Fabulous, and so much more substantial than the Noele I dimly remember from real life. Probably because we only had black and white TV (and I hardly ever watched Crossroads). As this comes bespoke and personalised I should really find a way of putting her on the sidebar.
Sunday, May 9, 2010
This is my third blog post for ME/CFS Awareness Day (12th May). You can find the others here and here. I come to this point again mindful of those who have severe M.E., who suffer long and hard and are not heard. They are on the most difficult path, unable to do the very simple things that even we, the moderately afflicted, perhaps take for granted.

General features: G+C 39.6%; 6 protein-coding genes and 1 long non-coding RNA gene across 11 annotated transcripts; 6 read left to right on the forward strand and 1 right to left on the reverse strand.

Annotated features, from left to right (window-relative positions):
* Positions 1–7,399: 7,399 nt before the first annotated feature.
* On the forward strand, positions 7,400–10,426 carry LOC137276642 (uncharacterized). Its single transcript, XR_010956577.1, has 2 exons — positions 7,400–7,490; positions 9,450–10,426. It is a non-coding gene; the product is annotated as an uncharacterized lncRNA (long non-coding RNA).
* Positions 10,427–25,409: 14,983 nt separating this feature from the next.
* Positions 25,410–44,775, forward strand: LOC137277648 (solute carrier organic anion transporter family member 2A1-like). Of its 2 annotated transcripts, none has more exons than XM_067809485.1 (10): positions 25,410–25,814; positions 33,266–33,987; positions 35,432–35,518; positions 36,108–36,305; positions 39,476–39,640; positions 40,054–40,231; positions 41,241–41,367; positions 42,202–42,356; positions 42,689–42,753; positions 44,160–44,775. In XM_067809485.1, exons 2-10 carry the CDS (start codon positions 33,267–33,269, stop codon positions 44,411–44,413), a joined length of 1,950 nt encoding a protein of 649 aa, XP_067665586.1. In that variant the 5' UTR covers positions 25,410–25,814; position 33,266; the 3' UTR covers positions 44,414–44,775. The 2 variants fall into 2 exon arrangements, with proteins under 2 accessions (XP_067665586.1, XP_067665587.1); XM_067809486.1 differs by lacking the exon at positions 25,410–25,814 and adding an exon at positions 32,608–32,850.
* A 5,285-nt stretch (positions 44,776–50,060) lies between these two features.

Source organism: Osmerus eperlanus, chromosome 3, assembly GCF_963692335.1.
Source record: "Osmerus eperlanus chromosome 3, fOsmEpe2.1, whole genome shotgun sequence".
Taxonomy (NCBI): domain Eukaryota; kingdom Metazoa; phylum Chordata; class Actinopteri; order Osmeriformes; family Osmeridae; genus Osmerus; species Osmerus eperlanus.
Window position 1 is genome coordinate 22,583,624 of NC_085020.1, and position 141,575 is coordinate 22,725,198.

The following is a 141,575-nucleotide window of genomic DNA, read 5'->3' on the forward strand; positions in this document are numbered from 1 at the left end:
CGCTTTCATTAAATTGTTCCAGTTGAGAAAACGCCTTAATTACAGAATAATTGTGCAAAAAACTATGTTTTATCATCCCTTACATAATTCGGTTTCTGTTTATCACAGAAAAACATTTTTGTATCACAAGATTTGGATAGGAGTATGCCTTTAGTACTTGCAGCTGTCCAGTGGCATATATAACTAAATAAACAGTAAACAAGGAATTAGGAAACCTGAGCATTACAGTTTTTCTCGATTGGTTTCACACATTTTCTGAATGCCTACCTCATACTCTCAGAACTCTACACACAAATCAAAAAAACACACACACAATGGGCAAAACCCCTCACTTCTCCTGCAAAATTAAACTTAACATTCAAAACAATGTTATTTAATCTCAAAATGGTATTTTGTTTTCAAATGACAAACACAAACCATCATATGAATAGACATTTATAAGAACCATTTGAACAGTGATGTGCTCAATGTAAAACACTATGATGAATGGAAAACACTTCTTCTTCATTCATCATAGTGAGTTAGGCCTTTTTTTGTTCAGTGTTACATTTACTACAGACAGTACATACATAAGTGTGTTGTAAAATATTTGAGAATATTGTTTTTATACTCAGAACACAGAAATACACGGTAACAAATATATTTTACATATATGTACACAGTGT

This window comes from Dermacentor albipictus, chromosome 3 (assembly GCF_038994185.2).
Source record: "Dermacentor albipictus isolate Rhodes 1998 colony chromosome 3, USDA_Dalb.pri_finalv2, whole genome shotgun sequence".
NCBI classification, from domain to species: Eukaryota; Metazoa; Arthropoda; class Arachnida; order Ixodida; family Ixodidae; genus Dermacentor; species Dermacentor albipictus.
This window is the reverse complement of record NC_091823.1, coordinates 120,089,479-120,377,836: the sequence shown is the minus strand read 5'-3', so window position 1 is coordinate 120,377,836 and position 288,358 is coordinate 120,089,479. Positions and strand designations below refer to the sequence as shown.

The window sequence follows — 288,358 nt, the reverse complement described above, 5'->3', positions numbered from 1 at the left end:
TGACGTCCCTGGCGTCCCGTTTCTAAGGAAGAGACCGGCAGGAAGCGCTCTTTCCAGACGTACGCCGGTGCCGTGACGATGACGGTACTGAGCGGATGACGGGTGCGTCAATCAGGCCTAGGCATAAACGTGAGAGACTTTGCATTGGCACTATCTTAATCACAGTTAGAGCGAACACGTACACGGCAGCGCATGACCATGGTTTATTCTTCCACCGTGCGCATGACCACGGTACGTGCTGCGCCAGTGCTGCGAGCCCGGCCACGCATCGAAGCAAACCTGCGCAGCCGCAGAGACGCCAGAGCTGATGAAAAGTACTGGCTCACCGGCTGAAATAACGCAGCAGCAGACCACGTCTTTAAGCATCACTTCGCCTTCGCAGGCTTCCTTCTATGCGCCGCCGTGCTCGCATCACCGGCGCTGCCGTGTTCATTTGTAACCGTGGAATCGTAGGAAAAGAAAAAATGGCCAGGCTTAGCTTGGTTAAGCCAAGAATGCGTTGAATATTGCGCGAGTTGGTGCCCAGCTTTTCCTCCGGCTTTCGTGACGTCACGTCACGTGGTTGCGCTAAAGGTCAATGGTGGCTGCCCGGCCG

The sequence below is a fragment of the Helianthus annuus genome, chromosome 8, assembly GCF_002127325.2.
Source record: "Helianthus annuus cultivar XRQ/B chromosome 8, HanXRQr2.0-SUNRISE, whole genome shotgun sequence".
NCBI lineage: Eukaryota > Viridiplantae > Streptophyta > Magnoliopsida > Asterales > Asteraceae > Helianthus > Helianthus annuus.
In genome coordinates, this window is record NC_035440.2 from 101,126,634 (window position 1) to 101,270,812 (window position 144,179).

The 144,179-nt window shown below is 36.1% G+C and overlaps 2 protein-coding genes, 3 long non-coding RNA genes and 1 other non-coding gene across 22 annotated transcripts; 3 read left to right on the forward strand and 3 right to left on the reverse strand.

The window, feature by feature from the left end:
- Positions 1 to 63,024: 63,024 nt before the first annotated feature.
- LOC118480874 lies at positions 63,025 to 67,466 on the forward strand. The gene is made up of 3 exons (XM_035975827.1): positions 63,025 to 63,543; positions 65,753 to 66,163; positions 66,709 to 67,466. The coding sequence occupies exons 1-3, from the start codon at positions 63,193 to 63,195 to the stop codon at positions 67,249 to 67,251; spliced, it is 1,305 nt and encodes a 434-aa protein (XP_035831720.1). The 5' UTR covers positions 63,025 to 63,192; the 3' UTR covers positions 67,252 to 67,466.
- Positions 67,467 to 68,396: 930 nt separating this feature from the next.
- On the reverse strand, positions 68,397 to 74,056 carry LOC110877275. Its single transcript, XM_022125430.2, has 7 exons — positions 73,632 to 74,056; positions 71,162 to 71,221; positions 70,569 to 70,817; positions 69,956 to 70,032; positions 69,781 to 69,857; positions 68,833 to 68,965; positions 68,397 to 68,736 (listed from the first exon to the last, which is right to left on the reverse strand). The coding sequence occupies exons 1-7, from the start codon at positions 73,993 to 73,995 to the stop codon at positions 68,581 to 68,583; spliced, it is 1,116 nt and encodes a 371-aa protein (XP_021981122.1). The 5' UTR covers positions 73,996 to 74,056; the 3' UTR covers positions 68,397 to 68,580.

I have been conducting an experiment - going for regular swimming sessions in a private pool that is in of one of those country club spa places attached to a hotel. It is beautifully situated in well-kept grounds where deer wander and even the squirrels look elegant. It is expensive. It is worth it - in a careful and restricted life, the movement is exhilarating. It is risky. My delinquent immune system, bashing about in the body that holds it, doesn't know what is going on. Most weeks there comes a point where I fear a terrible relapse, but this has not happened and I carry on. At one level I am getting stronger. I hate to bring IKEA into this (or anything, really) but as some will be aware, I've needed to spend time there recently. It is a measure of my new strength that I can keep going for much longer without needing to collapse onto one of their sofas or beds (easily done btw, you could get a decent half-hour rest and no-one would give a damn). I can usually swim (gentle breast stroke) for fifteen minutes now without much of a break. I can walk along flat terrain for longer and go faster, though anything with an incline is still difficult unless I have just had my strong late morning coffee. The swimming is also best done at this time. For the record, I go three times a week - I need a day in between sessions to rest, and I never do weekends.